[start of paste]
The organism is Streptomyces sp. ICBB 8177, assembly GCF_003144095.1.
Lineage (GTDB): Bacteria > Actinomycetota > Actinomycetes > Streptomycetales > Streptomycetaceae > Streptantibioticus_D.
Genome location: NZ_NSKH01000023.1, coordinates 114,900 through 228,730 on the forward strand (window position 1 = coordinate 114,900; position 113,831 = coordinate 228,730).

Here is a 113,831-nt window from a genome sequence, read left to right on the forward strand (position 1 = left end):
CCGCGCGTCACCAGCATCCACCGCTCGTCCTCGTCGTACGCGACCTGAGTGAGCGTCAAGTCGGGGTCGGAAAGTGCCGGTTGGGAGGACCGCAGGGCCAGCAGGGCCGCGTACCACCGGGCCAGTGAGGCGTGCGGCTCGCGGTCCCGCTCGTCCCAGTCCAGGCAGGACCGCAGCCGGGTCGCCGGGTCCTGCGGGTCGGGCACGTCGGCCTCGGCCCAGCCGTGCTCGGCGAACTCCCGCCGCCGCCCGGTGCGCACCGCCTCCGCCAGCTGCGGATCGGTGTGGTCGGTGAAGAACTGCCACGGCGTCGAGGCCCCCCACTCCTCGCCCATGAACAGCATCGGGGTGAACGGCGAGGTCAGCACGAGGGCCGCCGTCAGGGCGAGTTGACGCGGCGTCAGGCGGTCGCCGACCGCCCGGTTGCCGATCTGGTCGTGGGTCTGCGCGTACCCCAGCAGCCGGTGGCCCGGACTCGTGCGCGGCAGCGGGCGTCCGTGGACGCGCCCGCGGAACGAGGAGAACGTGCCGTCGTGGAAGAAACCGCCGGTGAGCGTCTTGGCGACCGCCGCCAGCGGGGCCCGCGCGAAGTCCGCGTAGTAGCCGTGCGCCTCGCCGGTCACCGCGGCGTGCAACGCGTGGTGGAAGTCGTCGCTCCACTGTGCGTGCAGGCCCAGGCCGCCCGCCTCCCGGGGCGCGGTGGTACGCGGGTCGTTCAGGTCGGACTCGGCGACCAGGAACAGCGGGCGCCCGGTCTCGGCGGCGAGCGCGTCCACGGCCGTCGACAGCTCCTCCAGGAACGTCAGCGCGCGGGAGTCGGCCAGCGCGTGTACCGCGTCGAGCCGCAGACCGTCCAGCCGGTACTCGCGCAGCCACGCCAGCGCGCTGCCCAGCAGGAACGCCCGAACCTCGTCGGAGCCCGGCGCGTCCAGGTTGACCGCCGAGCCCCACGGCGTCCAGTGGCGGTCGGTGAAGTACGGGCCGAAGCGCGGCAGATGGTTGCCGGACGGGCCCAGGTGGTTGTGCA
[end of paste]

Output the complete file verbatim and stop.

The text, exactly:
The organism is Streptomyces sp. ICBB 8177, assembly GCF_003144095.1.
Lineage (GTDB): Bacteria > Actinomycetota > Actinomycetes > Streptomycetales > Streptomycetaceae > Streptantibioticus_D.
Genome location: NZ_NSKH01000023.1, coordinates 114,900 through 228,730 on the forward strand (window position 1 = coordinate 114,900; position 113,831 = coordinate 228,730).

Here is a 113,831-nt window from a genome sequence, read left to right on the forward strand (position 1 = left end):
CCGCGCGTCACCAGCATCCACCGCTCGTCCTCGTCGTACGCGACCTGAGTGAGCGTCAAGTCGGGGTCGGAAAGTGCCGGTTGGGAGGACCGCAGGGCCAGCAGGGCCGCGTACCACCGGGCCAGTGAGGCGTGCGGCTCGCGGTCCCGCTCGTCCCAGTCCAGGCAGGACCGCAGCCGGGTCGCCGGGTCCTGCGGGTCGGGCACGTCGGCCTCGGCCCAGCCGTGCTCGGCGAACTCCCGCCGCCGCCCGGTGCGCACCGCCTCCGCCAGCTGCGGATCGGTGTGGTCGGTGAAGAACTGCCACGGCGTCGAGGCCCCCCACTCCTCGCCCATGAACAGCATCGGGGTGAACGGCGAGGTCAGCACGAGGGCCGCCGTCAGGGCGAGTTGACGCGGCGTCAGGCGGTCGCCGACCGCCCGGTTGCCGATCTGGTCGTGGGTCTGCGCGTACCCCAGCAGCCGGTGGCCCGGACTCGTGCGCGGCAGCGGGCGTCCGTGGACGCGCCCGCGGAACGAGGAGAACGTGCCGTCGTGGAAGAAACCGCCGGTGAGCGTCTTGGCGACCGCCGCCAGCGGGGCCCGCGCGAAGTCCGCGTAGTAGCCGTGCGCCTCGCCGGTCACCGCGGCGTGCAACGCGTGGTGGAAGTCGTCGCTCCACTGTGCGTGCAGGCCCAGGCCGCCCGCCTCCCGGGGCGCGGTGGTACGCGGGTCGTTCAGGTCGGACTCGGCGACCAGGAACAGCGGGCGCCCGGTCTCGGCGGCGAGCGCGTCCACGGCCGTCGACAGCTCCTCCAGGAACGTCAGCGCGCGGGAGTCGGCCAGCGCGTGTACCGCGTCGAGCCGCAGACCGTCCAGCCGGTACTCGCGCAGCCACGCCAGCGCGCTGCCCAGCAGGAACGCCCGAACCTCGTCGGAGCCCGGCGCGTCCAGGTTGACCGCCGAGCCCCACGGCGTCCAGTGGCGGTCGGTGAAGTACGGGCCGAAGCGCGGCAGATGGTTGCCGGACGGGCCCAGGTGGTTGTGCA